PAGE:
The plan was not immediately fulfilled. Zoriana worked at one of the three schools in her town, and her salary was adequate. The embassy would need a certificate from her workplace that confirmed her salary. A small income heightened the risk of suspicion at the German embassy that the applicant did not intend to return home. Similar grounds for suspicion were family status – an unmarried Ukrainian woman. But nothing could be done about this.

The school principal’s suspicion was piqued by Zoriana’s request for a work certificate, and when the principal discovered that her teacher was, more generally, preparing an application for the German embassy, she became upset. Zoriana knew that for her work colleagues, ninety percent of whom were women, the fact that she was collecting documents for a visa would cause a sensation the next day. Finally, after three intense days of rushing around, through which she was accompanied by Ernst, who was astounded by the bureaucratic maze, everything was ready. Having gathered together papers translated and certified by a notary, Ernst and Zoriana sat in the train to Kyiv on Wednesday evening. He did not understand why it had not been possible to mail the documents into the embassy. In order to get a visa for the West, why did one have to endure a 500 kilometre passage to the East?

But the real test awaited them at the embassy. When, at close to eight o’clock in the morning, they finally found themselves near the building, they saw a colossal line, in which they had to stand for three hours. They were among the last to be allowed in that day, with the many people further back having stood in vain. Finally, just before noon, they left the embassy with a slip that gave them the right, after three days, to retrieve the passport with a visa. Or with a refusal. Travelling another 500 kilometres in three days? thought Ernst. Maybe they could ask a friend in Kyiv to pick up the passport? But Zoriana had no friends in the city. Waiting for three days in Kyiv? Also not the best option. So, they wandered around the city, and then boarded the train that evening, arriving in Lviv the next morning.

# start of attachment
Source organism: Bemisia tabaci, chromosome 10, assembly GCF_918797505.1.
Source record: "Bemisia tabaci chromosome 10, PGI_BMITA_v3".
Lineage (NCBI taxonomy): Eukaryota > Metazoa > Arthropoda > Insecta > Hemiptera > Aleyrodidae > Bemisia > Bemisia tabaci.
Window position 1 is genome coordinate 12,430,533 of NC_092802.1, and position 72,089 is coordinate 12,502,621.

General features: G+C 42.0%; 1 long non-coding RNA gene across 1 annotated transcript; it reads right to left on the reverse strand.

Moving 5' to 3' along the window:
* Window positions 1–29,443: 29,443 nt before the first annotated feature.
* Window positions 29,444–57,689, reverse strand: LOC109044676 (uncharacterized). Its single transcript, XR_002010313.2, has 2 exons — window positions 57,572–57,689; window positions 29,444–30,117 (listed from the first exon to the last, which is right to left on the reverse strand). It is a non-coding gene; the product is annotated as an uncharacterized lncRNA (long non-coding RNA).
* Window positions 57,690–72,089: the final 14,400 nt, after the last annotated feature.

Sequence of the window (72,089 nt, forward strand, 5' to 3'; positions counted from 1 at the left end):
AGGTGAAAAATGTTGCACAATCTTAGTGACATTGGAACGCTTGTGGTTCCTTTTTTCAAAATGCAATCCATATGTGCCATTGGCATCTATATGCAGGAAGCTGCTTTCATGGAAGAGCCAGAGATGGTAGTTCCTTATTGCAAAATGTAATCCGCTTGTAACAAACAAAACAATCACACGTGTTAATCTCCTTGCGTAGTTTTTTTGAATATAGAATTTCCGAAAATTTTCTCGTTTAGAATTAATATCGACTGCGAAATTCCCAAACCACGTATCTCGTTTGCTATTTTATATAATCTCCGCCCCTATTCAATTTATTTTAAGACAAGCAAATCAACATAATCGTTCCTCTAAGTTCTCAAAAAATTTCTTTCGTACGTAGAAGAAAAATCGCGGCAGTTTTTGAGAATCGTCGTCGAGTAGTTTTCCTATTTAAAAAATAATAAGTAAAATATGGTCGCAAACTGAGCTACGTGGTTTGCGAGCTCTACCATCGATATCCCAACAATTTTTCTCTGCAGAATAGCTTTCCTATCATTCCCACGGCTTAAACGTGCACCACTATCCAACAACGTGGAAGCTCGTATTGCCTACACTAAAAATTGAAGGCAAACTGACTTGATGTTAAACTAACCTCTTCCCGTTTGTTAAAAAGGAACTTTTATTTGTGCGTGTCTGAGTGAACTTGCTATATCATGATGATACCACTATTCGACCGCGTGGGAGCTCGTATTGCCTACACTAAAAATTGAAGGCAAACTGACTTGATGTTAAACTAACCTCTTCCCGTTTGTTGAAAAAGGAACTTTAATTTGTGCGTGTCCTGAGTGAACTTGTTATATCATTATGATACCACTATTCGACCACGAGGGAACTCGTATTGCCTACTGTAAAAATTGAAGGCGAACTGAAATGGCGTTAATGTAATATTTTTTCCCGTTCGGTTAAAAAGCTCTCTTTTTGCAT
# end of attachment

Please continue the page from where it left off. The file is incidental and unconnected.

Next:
On Monday of the following week, the couple once again prepared themselves for the road. Return tickets for a sleeping berth cost almost as much as Zoriana’s monthly salary. The trip took the entire night. Travelling with them in the compartment was a tight-lipped middle-aged man in a necktie, and carrying a black briefcase. Throughout the evening, the man watched his neighbours attentively, but said not a word to them.

When, after lunch, they finally retrieved the passport at the embassy, and opened it, instead of a visa they found a stamp of refusal. When they asked for an explanation, the official at the window responded dryly, saying that the consul makes decisions on the basis of the documents submitted by the applicant. The visa section reserves the right not to disclose the reason for a refusal, but if they did not agree with the decision, they had the right, within a week, to submit an application, and then…

Zoriana was distraught, Ernst seething with anger. He asked when they could speak to the consul, and he was given a time – the consul reserved the last workday of each month for citizens. But December had just begun. It should be understood that an inquiry will bring nothing. They walked out into the street and Ernst said:

“Don’t worry, darling. I won’t let them ruin our plans for Christmas. We’ll think of something.”